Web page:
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INTENSIVE CARE OF THE NEWBORN - Neonatal thermoregulation at delivery

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INTENSIVE CARE OF THE NEWBORN (SUPPLEMENTARY EVIDENCE) Neonatal thermoregulation at delivery Registration NO: 100252125 Module NO : SNM2137/3114 Unit Leader : Angela Thurlby Word Count : 1632 Neonates, especially the premature and small for gestational age are at increased risk of hypothermia (Blake and Murray 2006). Whilst working in the NICU, I have recently cared for a very preterm baby born at 23+6 weeks gestation who was born by caesarean section. The baby was admitted to NICU because of her extreme prematurity and was transferred in a plastic bag on the resuscitaire. At the time of admission of the baby, the core temperature was 36.7 �C. Her skin looked very gelatinous and fragile and was beginning to peel because of the handling required for intubation and line insertions. She was placed in incubator with 80% humidity. The parents were very young and this was their first baby. When they saw her in the incubator for the first time with humidity they seemed very upset and frightened. I tried to explain to them that her baby's skin needed time to mature, and a doctor also explained about the skin and use of humidity. Following this they seemed to settle down. From this incident, I knew I wasn't up to date on the current techniques of thermoregulation, as I didn't know what the purpose of the bag was. ...read more.


In addition, the new born infant has a larger surface area compared to its mass; hence the very low birth weight infants have greater potential for heat loss (Elabassi et al. 2004), which occurs by conduction, convection, radiation and evaporation (Boxwell 2010). Vohra et al (2004) found that putting small premature babies into a plastic bag from the neck down immediately after delivery, without drying the infant, before placing on a radiant warmer and subsequently drying the head and proceeding to resuscitation prevented heat loss at the delivery of infants < 28 weeks gestation. Lenclen (2002), Bjorkland (2000) and Lyon (2004) also support this. Vohra studied 55 infants, randomised into a wrapped group and non wrapped group. Both groups were stabilized under radiant warmers. The infants in the wrapped group had a significantly higher temperature (36.5 �C) than infants the non wrapped group (35.6 �C). The bag remained in place until the baby was stabilised and admitted to the NICU. This method is cheap, effective and appears to be easily implemented and does not interfere with current practice of resuscitation. The occlusive wrap reduces the convective and evaporative heat loss more effectively than conventional drying and exposure (Vohra 2004). Hence I have learnt the importance of plastic bags, which is used in the NICU. Boxwell (2010) recommends the use of humidity to reduce skin water loss and improve the maintenance of body temperature. ...read more.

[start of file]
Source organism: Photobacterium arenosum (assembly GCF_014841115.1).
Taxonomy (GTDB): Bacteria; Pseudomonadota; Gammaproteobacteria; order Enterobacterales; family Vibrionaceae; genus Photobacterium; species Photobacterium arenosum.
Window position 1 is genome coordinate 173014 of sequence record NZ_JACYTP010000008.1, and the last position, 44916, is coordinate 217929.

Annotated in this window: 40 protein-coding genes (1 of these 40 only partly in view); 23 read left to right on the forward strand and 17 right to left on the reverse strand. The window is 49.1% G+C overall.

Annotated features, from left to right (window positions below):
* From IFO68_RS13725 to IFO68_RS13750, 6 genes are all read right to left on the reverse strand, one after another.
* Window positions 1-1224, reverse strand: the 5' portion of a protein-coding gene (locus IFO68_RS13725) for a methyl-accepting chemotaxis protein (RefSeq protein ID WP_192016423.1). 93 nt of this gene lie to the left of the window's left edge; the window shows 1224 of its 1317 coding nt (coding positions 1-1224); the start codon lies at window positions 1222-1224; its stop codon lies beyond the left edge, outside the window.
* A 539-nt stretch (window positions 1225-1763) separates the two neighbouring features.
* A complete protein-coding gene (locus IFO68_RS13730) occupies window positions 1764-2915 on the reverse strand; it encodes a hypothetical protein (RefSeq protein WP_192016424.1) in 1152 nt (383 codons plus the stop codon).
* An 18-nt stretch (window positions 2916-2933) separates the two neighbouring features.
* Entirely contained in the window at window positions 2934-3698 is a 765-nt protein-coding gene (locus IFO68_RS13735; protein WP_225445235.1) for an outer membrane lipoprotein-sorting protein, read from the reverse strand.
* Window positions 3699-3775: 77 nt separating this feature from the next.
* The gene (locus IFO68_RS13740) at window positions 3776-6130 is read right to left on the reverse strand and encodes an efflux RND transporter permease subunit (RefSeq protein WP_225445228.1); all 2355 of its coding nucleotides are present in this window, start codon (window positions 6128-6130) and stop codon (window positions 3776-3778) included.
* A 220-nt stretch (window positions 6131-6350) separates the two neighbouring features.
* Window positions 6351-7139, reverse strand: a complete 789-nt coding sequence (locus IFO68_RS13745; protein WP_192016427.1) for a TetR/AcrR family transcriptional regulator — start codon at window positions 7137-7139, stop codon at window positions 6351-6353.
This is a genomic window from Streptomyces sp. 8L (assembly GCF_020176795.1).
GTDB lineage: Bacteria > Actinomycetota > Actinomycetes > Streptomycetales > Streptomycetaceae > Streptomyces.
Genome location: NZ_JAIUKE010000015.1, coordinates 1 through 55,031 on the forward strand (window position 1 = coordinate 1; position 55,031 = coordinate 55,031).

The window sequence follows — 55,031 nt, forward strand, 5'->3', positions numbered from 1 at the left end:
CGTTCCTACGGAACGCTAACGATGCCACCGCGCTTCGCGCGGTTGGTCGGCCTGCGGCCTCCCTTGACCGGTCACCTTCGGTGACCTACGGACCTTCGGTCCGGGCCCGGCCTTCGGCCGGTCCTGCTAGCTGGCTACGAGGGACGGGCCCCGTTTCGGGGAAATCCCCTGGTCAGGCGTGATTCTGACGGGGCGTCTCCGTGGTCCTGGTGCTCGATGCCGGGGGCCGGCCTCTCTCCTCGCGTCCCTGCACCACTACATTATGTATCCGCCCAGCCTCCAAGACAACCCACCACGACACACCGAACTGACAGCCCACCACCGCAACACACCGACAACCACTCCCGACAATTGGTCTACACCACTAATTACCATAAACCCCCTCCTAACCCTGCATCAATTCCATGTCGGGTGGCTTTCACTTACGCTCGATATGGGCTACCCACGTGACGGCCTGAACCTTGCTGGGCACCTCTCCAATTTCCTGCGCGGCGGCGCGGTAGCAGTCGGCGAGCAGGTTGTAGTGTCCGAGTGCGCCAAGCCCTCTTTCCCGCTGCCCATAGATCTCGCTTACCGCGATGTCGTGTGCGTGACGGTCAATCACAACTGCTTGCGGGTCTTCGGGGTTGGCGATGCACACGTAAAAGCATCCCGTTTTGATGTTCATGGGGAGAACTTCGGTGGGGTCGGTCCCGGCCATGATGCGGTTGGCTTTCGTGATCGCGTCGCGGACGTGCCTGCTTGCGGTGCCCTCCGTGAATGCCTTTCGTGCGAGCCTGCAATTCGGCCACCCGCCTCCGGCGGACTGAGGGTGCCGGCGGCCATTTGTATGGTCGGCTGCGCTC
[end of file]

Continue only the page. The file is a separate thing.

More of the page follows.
Finally, a study by Takayama et al. (2000) examined medical records for 203 healthy, full-term infants. He concluded that 17% of all temperatures between birth and 20 hours of life were in the hypothermic range. All these infants responded to simple interventions, such as bundling or increasing room temperature. Consequently, room temperature and maternal temperature should be assessed when managing hypothermic conditions. The room temperature should be at least 25 �C (WHO 2003). Thus, upon on study, there are a number of strategies that can be used to prevent hypothermia at birth. Due to very thin skin, large surface area relative to body mass, limited substrate for heat production, decreased subcutaneous tissue and an immature nervous system, premature infants are extremely susceptible to hypothermia. Water loss can also be result due to their immature skin. These traits are managed in different ways: putting small premature babies in to a plastic bag from the neck down immediately after delivery, and re-warming by placing under a radiant warmer can prevent heat loss at the delivery of infants <28 weeks gestation; the use of humidity to reduce skin water loss and improve the maintenance of body temperature and to minimise evaporative heat loss; the maintenance of room temperature. These techniques are based on scientific observation and ever increasing knowledge has resulted in improved methods of treatment. In my practice, I continue to discover the importance of putting theory into practice as a nurse in the NICU, and in keeping up to date with the current techniques. ...read more.

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